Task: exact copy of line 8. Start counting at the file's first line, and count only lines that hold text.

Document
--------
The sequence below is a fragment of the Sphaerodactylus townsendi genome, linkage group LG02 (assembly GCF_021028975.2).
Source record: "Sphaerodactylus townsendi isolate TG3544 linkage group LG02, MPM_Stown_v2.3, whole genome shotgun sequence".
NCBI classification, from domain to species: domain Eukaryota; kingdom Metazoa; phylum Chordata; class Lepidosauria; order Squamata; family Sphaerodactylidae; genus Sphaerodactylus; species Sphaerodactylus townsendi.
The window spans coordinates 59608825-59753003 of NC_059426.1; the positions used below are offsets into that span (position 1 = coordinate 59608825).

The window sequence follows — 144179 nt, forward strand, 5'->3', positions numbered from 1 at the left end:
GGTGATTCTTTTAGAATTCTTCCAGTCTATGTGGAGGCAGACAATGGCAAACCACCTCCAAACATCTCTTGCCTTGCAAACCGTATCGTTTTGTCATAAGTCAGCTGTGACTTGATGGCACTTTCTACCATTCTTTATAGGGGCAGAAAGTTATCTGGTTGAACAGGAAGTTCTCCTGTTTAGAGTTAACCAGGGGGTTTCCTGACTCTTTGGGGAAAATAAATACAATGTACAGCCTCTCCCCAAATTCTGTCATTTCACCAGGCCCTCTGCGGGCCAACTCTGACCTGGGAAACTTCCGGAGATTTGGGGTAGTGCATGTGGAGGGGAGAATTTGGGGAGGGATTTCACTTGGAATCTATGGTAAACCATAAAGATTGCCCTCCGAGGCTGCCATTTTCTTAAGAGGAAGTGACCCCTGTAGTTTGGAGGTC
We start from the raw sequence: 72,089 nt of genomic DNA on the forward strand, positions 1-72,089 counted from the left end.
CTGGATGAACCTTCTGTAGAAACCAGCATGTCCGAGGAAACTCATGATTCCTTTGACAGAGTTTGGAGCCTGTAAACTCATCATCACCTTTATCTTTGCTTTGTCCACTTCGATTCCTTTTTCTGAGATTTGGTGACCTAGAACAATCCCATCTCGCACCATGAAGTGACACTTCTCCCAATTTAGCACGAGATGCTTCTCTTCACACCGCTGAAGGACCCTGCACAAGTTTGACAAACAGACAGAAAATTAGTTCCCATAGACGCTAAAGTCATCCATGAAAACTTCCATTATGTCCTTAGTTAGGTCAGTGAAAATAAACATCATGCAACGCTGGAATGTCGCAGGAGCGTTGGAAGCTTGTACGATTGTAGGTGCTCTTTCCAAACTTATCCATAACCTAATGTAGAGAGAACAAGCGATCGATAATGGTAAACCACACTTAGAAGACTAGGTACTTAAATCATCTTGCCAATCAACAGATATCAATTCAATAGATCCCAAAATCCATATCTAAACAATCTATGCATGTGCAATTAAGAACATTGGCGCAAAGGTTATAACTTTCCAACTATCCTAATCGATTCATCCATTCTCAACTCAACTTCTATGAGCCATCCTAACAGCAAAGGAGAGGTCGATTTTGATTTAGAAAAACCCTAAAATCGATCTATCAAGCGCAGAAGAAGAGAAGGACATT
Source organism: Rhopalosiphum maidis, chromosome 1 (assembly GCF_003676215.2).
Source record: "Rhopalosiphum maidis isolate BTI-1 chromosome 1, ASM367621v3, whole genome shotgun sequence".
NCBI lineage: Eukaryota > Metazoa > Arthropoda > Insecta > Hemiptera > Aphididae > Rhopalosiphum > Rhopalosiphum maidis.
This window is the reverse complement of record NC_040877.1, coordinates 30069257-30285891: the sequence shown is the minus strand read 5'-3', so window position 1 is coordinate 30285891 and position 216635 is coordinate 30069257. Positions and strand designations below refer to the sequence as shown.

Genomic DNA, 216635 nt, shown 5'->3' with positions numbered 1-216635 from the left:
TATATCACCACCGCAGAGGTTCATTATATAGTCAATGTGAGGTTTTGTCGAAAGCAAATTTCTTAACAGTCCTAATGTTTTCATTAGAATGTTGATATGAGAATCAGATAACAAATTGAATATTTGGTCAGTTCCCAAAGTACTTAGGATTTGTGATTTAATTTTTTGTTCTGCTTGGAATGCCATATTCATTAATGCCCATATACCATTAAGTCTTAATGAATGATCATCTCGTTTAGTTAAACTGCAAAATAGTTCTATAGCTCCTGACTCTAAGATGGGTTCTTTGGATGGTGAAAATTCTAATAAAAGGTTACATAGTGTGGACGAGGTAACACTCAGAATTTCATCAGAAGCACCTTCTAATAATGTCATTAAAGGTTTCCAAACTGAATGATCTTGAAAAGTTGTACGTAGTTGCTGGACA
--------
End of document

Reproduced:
CTGGATGAACCTTCTGTAGAAACCAGCATGTCCGAGGAAACTCATGATTCCTTTGACAGAGTTTGGAGCCTGTAAACTCATCATCACCTTTATCTTTGCTTTGTCCACTTCGATTCCTTTTTCTGAGATTTGGTGACCTAGAACAATCCCATCTCGCACCATGAAGTGACACTTCTCCCAATTTAGCACGAGATGCTTCTCTTCACACCGCTGAAGGACCCTGCACAAGTTTGACAAACAGACAGAAAATTAGTTCCCATAGACGCTAAAGTCATCCATGAAAACTTCCATTATGTCCTTAGTTAGGTCAGTGAAAATAAACATCATGCAACGCTGGAATGTCGCAGGAGCGTTGGAAGCTTGTACGATTGTAGGTGCTCTTTCCAAACTTATCCATAACCTAATGTAGAGAGAACAAGCGATCGATAATGGTAAACCACACTTAGAAGACTAGGTACTTAAATCATCTTGCCAATCAACAGATATCAATTCAATAGATCCCAAAATCCATATCTAAACAATCTATGCATGTGCAATTAAGAACATTGGCGCAAAGGTTATAACTTTCCAACTATCCTAATCGATTCATCCATTCTCAACTCAACTTCTATGAGCCATCCTAACAGCAAAGGAGAGGTCGATTTTGATTTAGAAAAACCCTAAAATCGATCTATCAAGCGCAGAAGAAGAGAAGGACATT